In March last year The Sun ran a story painting a bus driver, Arunas Raulynaitis, as a Muslim fanatic. The story claimed:
1. That he ordered his passengers off the bus so that he could pray
2. That passengers saw a rucksack and feared he was a fanatic
3. That therefore passengers then refused to get back on the bus
The paper has just lost a libel case following this report, because as it turns out:
1. No passengers were ordered off
2. There was no rucksack
3. No-one refused to get back on the bus
So far, just another tale of a tabloid newspaper getting its story horribly wrong. But how did The Sun get its story? As The Guardian reports, quoting the driver’s lawyer:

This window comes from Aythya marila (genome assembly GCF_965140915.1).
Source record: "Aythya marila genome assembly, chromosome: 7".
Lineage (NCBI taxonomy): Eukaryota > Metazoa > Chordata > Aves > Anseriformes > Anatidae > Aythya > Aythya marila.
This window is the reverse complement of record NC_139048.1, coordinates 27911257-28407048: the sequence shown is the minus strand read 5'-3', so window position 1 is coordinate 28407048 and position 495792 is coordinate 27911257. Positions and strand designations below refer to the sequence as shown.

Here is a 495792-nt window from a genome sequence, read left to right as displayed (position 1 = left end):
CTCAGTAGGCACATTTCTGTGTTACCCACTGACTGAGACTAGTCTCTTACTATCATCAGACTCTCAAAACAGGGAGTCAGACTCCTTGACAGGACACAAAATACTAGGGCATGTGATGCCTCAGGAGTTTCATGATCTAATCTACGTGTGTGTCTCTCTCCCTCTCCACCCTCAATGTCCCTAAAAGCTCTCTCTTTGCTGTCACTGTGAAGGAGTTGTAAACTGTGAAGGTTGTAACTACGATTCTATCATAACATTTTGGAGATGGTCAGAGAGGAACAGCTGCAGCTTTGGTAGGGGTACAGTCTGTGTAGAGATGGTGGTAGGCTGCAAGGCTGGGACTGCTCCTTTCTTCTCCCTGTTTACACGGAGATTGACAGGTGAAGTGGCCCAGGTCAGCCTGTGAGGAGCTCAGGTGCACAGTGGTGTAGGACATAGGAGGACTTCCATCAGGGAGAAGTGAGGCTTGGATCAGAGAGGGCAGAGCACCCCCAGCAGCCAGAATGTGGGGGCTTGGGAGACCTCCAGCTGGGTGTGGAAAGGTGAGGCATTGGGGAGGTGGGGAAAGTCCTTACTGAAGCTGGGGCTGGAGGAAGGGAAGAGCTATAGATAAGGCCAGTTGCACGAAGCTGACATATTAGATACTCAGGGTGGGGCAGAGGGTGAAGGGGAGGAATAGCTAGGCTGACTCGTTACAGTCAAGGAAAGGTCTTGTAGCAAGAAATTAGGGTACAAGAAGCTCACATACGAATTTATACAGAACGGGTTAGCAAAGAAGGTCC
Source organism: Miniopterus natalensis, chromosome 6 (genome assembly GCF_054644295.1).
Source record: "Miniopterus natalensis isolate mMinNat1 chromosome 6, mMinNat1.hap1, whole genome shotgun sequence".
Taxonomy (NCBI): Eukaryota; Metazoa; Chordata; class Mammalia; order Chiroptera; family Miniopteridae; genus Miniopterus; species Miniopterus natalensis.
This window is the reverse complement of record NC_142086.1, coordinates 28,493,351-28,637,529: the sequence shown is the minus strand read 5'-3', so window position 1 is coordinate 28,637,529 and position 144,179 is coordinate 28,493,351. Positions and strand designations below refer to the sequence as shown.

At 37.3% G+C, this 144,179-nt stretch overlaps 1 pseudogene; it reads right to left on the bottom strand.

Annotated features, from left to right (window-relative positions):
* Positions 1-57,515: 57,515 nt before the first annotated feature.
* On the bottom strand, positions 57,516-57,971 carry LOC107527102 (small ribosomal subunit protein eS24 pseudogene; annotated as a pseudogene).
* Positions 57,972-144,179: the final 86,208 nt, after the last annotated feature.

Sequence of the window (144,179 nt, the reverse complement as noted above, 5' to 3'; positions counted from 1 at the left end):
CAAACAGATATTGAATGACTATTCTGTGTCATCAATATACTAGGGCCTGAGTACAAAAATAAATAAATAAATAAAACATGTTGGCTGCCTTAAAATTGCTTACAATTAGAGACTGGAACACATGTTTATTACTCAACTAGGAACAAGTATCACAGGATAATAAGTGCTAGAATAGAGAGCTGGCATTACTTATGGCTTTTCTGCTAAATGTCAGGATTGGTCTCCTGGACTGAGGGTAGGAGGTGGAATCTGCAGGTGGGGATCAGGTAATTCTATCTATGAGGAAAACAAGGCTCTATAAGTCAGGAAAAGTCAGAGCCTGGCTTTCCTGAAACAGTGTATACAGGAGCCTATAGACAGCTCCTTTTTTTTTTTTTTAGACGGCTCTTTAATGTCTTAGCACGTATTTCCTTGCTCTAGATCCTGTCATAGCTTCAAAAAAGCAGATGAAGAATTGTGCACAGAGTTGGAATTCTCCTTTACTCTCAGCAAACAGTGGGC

It transpires that an individual who noticed Raulynaitis at prayer chose to film this act on a mobile phone and sent the video to the Sun, which then reproduced stills from it alongside the article, as well as the footage itself on the Sun’s website.
In other words: this was a case of citizen journalism going horribly wrong. Yes, someone saw something, became an instant-on-the-spot-journo, filmed it and got it up on a major website. But no, this wasn’t some great example of how the future should be.
Hat-tip: The Sun – Tabloid Lies.